Researchers are now exploring various ways to exploit microbes, the one-cell creatures that serve as the first link of life's food chain. One company uses the microbe itself to make ethanol. Others are taking the genes that make the waste-to-fuel enzymes and splicing them into common bacteria. What's more, a new breed of "synthetic biologists" are trying to produce the necessary enzymes by creating entirely new life forms through DNA.

Bush's endorsement of the waste-to-energy technology has renewed interest in actually supplanting fossil fuels as a dominant energy source -- a goal long dismissed as pipe dream.

"We have been at this for 25 years and we had hoped to be in commercial production by now," said Jeff Passmore, an executive vice president at ethanol-maker Iogen Inc. "What the president has done is -- perhaps -- put some wind in the sails."

Ottawa-based Iogen is already producing ethanol by exploiting the destructive nature of the fungus Trichoderma reesei, which caused the "jungle rot" of tents and uniforms in the Pacific theater during World War II.

Through a genetic modification known as directed evolution, Iogen has souped up fungus microbes so they spew copious amounts of digestive enzymes to break down straw into sugars. From there, a simple fermentation -- which brewers have been doing for centuries -- turns sugar into alcohol.

Iogen opened a small, $40 million factory in 2004 to show it can produce cellulosic ethanol in commercial quantities. In the last two years, it has produced 65,000 gallons of ethanol that is blended with 85 percent gasoline to fuel about three dozen company and Canadian government vehicles. Oil giant Royal Dutch Shell PLC has invested $40 million for a 30 percent ownership stake in Iogen; Petro-Canada and the Canadian government are also investors.

Now the company is ready to build a $350 million, commercial-scale factory in Canada or Idaho Falls, Idaho, next year if it can secure financing -- long one of the biggest stumbling blocks to bringing the stuff to gas pumps.

While conventional lenders are wary of investing in a new technology, the company is banking on winning a loan from the U.S. Department of Energy. Even under a best-case scenario, Passmore said Iogen won't be producing commercial quantities until 2009.

Other significant hurdles include how to widely distribute the fuel; getting auto manufacturers to make engines that will use it; and persuading gas stations to install ethanol pumps. There's hope that funding shortfalls and the remaining technological problems such as how to ship large amounts of ethanol will be overcome in the next few years.

Despite the challenges, Bush's endorsement and advancements in the field have re-energized alternative energy types.

While no commercial interest has advanced as far as Iogen, other biotech companies are engineering bacteria to spit out similar sugar-converting enzymes, and academics are pursuing more far-out sources.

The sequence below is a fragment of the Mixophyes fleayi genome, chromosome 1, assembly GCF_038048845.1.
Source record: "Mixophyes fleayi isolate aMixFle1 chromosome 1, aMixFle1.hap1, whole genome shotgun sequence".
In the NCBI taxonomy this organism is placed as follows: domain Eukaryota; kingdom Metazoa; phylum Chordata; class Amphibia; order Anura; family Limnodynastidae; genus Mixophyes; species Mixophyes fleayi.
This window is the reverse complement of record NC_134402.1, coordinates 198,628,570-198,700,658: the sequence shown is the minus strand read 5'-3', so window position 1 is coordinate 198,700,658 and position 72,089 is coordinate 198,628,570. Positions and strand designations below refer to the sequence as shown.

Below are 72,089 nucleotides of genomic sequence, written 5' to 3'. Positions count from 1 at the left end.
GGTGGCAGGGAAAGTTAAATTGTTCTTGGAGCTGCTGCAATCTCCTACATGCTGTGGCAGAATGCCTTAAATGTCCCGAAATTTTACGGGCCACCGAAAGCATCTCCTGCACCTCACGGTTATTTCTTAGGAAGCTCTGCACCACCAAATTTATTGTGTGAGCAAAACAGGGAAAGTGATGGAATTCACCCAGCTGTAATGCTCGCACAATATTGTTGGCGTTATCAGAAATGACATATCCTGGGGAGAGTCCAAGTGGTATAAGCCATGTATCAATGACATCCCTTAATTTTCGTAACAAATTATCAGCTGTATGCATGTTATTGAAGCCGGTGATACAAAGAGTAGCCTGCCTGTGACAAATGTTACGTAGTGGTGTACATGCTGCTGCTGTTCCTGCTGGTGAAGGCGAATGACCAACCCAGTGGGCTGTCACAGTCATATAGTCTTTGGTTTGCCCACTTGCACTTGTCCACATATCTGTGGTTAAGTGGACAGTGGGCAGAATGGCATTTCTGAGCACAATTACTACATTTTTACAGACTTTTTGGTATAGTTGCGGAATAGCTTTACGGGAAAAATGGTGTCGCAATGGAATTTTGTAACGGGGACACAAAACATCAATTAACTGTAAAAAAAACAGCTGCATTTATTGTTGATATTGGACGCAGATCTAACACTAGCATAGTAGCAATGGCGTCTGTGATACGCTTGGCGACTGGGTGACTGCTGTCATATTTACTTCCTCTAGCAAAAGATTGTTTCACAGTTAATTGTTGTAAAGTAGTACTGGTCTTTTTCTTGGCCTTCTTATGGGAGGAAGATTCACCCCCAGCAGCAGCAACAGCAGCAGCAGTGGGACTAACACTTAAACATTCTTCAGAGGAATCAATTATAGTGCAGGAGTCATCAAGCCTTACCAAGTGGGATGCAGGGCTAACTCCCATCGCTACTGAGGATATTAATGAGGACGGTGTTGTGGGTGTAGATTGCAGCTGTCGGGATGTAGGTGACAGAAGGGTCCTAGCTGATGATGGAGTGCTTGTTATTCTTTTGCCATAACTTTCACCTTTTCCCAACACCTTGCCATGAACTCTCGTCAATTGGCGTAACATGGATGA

At the California Institute of Technology, Jared Leadbetter is mining the guts of termites for possible tools to turn wood chips into ethanol. Leadbetter said there are some 200 microbes that live in termite bellies that help the household pest convert wood to energy.

Those microbes or their genetic material can be used to produce ethanol-making enzymes. So scientists at the Energy Department's Joint Genome Institute in Walnut Creek, Calif., are now sequencing the microbe genes in hopes of finding a key to ethanol production.

"We have this idea that microbes are pests," said Leadbetter, who has been studying termite guts for 15 years. "But most microbes are beneficial."

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Postby SaiK » 14 Feb 2006 23:25

Spray-On Solar-Power Cells Are True Breakthrough

Plastic solar cells are not new. But existing materials are only able to harness the sun's visible light. While half of the sun's power lies in the visible spectrum, the other half lies in the infrared spectrum.

The new material is the first plastic composite that is able to harness the infrared portion.

The biggest hurdle facing solar power is cost-effectiveness. But that could change with the new material.

Sanjay M
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adaptive armour

Postby Sanjay M » 15 Feb 2006 05:44

materials which stiffen in response to sudden shock:

http://www.newscientist.com/article.ns?id=dn8721

useful for protection against IEDs, etc?

Sanjay M
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MRAM Chip

Postby Sanjay M » 15 Feb 2006 07:53


Sanjay M
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Solar tech

Postby Sanjay M » 15 Feb 2006 11:54


Sanjay M
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clean energy

Postby Sanjay M » 15 Feb 2006 12:07

Clean Coal Energy,
Solar-Mechanical Water-splitting Device

http://www.sandia.gov/LabNews/060203.html

Sanjay M
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Computer-Customized Footwear

Postby Sanjay M » 15 Feb 2006 18:06

Hmm, from E-chaupal to E-chappals??

http://www.newscientist.com/article.ns? ... 925386.200

Sanjay M
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new lithium battery formulation